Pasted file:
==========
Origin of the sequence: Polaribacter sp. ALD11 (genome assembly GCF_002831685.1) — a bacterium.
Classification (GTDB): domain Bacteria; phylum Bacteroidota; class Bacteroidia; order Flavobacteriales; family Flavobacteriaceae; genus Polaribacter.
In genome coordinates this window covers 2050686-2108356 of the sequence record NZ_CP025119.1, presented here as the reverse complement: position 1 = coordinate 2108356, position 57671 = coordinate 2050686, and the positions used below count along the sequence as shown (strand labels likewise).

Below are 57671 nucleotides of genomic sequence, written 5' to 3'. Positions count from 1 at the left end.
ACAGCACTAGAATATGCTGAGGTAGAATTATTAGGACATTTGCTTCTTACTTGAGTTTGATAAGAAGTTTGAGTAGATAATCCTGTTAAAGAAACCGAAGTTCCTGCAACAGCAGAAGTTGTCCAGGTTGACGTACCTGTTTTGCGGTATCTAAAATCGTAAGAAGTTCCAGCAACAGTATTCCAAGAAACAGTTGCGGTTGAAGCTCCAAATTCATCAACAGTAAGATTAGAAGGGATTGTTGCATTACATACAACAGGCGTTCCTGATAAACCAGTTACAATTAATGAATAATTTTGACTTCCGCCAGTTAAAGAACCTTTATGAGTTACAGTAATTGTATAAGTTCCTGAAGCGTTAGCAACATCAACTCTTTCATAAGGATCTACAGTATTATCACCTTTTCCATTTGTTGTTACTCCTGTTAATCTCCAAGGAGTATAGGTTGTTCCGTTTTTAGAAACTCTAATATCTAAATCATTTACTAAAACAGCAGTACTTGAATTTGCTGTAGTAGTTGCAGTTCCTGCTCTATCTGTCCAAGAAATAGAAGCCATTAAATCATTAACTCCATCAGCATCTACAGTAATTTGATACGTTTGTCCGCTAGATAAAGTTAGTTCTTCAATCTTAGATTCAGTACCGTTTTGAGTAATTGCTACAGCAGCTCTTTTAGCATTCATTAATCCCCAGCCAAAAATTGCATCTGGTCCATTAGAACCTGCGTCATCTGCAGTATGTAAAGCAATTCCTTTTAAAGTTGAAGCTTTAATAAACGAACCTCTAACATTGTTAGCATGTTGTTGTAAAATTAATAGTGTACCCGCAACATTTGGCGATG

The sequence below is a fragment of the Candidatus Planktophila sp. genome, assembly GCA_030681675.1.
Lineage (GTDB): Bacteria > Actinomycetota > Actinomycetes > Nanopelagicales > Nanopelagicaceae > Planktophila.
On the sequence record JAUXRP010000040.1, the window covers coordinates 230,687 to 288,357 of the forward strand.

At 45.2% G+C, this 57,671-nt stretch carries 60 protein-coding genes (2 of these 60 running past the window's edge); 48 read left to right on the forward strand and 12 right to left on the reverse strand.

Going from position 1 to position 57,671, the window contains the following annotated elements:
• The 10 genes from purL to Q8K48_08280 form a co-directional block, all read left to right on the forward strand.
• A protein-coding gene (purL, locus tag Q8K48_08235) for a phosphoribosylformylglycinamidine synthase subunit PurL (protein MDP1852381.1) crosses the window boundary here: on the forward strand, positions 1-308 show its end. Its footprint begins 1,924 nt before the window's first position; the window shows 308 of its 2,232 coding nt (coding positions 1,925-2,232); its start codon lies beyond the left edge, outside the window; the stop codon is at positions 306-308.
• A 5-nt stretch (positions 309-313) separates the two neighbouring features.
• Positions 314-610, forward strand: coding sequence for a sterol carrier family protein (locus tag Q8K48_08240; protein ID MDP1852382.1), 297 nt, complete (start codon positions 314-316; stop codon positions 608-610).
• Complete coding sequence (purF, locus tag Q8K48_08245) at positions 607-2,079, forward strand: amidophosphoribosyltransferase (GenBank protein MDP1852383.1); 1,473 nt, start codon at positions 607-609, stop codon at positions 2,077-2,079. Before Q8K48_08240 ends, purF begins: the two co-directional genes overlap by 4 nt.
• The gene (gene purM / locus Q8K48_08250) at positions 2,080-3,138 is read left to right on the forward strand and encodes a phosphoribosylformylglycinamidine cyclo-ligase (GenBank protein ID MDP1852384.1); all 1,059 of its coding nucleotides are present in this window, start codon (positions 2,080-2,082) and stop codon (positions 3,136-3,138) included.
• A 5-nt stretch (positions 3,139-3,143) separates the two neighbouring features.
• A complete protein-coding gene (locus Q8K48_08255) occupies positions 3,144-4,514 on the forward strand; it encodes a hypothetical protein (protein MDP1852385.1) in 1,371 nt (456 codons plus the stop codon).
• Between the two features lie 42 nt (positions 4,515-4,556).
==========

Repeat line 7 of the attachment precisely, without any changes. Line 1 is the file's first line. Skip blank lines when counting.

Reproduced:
Lineage (GTDB): Bacteria > Actinomycetota > Actinomycetes > Nanopelagicales > Nanopelagicaceae > Planktophila.